A system to replace NYC’s tax lien sale should advance critical affordable housing and equitable development goals. This report outlines a framework through which New York City can enforce the collection of property tax arrears and other debts, in ways that prevent the displacement of vulnerable homeowners, preserve affordable rental units, and expand the pipeline of properties for new development.
Harlem World — Today, activists and elected advocates gathered on the steps of City Hall to celebrate the end of the Rudy Giuliani-created Lien Sale program. Since 1996, New York City has been selling the right to collect delinquent property tax and water debt at a discount to a privately administered hedge fund-backed Lien Trust.
The Baffler — Debra Ack was running out of time. On December 17, New York City would transfer over a hundred million dollars of publicly held debt into private hands—and many of those affected didn’t even know about it. That’s why Ack, along with other volunteers from the East New York Community Land Trust (CLT), were knocking on doors across East New York and other parts of Brooklyn in the days leading up to the transfer.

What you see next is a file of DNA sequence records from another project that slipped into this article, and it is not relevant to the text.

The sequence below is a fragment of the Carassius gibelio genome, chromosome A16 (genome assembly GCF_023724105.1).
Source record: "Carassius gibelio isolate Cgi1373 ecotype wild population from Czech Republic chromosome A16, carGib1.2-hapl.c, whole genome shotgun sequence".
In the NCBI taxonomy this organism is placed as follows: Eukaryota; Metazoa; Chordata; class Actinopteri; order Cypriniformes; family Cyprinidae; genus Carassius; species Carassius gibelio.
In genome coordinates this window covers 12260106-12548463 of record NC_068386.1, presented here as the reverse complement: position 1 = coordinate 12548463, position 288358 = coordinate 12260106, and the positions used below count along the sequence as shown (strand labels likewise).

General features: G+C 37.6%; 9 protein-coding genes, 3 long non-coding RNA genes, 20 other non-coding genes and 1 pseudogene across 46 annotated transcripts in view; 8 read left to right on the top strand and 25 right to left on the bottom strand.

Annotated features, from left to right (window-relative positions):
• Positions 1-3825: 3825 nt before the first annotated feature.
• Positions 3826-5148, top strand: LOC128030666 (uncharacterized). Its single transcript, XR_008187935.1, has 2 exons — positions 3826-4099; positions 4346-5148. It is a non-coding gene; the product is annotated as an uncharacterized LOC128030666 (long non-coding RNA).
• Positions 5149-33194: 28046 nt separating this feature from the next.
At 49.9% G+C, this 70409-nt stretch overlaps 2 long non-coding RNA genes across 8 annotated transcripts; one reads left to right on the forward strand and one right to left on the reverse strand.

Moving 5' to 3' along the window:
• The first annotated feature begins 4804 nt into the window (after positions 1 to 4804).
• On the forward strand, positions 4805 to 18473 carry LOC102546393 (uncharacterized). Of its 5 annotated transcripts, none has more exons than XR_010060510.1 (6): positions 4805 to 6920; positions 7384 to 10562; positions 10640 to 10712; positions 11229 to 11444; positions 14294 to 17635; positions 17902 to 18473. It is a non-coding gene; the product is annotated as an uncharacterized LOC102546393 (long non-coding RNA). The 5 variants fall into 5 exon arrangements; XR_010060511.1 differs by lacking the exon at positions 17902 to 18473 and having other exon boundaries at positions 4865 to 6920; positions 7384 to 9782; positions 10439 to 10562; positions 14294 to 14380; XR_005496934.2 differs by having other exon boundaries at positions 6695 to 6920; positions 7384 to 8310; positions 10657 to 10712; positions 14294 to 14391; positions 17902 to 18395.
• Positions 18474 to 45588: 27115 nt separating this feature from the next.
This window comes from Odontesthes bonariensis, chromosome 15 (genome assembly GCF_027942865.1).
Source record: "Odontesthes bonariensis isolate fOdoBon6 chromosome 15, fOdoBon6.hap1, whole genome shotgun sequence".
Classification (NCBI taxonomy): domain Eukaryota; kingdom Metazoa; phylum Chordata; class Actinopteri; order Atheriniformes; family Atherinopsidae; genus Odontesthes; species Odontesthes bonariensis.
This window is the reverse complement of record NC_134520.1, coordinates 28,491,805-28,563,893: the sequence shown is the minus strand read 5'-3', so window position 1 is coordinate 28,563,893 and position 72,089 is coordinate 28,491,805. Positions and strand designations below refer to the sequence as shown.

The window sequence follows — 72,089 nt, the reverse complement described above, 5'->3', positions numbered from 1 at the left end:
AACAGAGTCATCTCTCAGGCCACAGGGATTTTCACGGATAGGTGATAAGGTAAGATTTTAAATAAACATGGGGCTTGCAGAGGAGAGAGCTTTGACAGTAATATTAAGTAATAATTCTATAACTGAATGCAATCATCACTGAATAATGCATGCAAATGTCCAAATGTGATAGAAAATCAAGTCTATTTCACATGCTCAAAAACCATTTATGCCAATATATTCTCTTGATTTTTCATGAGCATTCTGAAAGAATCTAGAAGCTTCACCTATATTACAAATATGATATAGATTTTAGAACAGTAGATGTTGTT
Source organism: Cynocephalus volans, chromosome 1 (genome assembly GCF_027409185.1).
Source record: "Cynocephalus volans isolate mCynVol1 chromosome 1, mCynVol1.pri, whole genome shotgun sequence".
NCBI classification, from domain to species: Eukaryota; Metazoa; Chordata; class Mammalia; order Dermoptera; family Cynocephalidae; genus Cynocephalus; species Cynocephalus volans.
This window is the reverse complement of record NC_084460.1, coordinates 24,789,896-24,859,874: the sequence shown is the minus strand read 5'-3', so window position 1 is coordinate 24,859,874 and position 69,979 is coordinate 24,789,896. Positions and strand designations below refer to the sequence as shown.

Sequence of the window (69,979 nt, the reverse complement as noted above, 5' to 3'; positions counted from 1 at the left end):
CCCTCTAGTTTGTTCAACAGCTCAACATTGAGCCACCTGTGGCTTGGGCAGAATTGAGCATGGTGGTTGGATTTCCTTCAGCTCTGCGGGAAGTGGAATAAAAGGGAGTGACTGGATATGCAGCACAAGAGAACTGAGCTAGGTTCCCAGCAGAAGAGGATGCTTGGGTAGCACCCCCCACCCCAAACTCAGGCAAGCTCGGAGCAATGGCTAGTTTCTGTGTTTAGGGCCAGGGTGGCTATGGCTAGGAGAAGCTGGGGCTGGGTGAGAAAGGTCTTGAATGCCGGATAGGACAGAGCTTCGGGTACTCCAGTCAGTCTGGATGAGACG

Ahead of the City’s tax lien sale this Friday, the Abolish the NYC Tax Lien Sale Coalition released a new analysis revealing the lien sale list includes 392 vacant lots that could support the development of over 3,600 affordable housing units. This represents a recurring missed opportunity for the City to partner with community land trusts (CLTs) to acquire these vacant lots and develop deeply-affordable housing for low-income New Yorkers, the organization said.